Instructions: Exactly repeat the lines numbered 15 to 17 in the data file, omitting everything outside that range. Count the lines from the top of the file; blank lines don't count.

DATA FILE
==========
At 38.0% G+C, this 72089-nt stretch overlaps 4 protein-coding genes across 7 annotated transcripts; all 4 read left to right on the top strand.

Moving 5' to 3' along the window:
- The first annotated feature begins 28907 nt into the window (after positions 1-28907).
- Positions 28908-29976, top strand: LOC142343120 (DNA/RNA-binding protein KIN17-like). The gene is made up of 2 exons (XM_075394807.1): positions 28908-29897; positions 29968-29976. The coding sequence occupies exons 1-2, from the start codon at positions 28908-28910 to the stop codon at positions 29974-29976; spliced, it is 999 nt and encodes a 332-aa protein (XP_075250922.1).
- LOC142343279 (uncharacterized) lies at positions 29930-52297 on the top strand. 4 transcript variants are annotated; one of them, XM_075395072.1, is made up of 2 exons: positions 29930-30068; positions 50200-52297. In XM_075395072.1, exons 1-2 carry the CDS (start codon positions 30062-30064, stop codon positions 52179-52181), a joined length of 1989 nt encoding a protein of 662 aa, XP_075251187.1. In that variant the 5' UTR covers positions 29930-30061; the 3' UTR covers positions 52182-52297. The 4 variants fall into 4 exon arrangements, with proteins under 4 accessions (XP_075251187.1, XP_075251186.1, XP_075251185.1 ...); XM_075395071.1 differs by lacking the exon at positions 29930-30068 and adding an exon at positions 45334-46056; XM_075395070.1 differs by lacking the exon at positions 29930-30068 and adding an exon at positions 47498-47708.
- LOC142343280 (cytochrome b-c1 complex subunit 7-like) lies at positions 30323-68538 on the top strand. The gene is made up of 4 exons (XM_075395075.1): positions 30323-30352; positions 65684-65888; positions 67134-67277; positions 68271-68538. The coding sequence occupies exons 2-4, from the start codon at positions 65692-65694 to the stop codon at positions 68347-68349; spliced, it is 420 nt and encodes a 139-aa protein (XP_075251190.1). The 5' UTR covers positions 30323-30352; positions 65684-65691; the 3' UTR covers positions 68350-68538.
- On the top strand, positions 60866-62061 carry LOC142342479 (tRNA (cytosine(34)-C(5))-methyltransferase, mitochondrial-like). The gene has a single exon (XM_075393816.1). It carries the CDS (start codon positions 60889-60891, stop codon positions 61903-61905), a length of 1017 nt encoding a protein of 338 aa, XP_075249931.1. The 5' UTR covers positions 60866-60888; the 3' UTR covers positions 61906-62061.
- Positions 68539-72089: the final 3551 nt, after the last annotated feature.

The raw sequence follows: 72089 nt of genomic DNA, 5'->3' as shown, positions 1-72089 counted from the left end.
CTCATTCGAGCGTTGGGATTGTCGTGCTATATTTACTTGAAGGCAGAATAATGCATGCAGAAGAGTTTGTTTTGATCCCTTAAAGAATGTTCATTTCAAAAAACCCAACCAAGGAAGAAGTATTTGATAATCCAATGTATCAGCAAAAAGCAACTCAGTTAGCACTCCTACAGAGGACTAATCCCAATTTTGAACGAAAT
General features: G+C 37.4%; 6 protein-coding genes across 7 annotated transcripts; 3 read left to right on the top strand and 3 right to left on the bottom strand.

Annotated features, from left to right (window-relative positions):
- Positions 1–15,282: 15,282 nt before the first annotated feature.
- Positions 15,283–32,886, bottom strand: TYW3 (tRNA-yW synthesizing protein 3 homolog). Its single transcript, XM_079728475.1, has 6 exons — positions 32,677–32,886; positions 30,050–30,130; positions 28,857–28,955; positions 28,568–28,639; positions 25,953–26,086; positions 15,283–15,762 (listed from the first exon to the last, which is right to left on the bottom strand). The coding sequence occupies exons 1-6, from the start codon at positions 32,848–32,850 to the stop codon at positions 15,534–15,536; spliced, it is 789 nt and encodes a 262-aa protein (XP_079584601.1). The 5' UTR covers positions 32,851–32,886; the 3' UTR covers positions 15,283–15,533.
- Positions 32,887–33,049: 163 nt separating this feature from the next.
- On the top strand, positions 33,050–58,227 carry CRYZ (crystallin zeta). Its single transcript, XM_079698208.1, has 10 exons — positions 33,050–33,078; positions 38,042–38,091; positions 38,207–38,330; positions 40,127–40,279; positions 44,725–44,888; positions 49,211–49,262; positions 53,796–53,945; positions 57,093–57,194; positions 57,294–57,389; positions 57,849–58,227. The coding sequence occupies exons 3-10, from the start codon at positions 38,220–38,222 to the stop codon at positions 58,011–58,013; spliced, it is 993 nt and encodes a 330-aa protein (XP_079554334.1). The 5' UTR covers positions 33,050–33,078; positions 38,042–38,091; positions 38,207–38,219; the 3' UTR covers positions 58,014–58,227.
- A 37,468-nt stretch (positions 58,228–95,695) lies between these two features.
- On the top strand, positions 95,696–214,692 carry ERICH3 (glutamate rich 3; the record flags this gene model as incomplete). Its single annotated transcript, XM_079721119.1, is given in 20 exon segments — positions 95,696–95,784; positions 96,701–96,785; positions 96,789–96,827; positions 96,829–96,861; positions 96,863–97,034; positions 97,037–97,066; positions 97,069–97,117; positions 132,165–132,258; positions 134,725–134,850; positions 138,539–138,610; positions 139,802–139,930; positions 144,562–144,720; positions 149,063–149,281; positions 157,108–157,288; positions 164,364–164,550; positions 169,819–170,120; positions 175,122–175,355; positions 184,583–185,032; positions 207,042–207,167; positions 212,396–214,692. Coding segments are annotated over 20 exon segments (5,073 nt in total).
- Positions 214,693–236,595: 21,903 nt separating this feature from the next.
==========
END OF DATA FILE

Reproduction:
- Positions 32,887–33,049: 163 nt separating this feature from the next.
- On the top strand, positions 33,050–58,227 carry CRYZ (crystallin zeta). Its single transcript, XM_079698208.1, has 10 exons — positions 33,050–33,078; positions 38,042–38,091; positions 38,207–38,330; positions 40,127–40,279; positions 44,725–44,888; positions 49,211–49,262; positions 53,796–53,945; positions 57,093–57,194; positions 57,294–57,389; positions 57,849–58,227. The coding sequence occupies exons 3-10, from the start codon at positions 38,220–38,222 to the stop codon at positions 58,011–58,013; spliced, it is 993 nt and encodes a 330-aa protein (XP_079554334.1). The 5' UTR covers positions 33,050–33,078; positions 38,042–38,091; positions 38,207–38,219; the 3' UTR covers positions 58,014–58,227.
- A 37,468-nt stretch (positions 58,228–95,695) lies between these two features.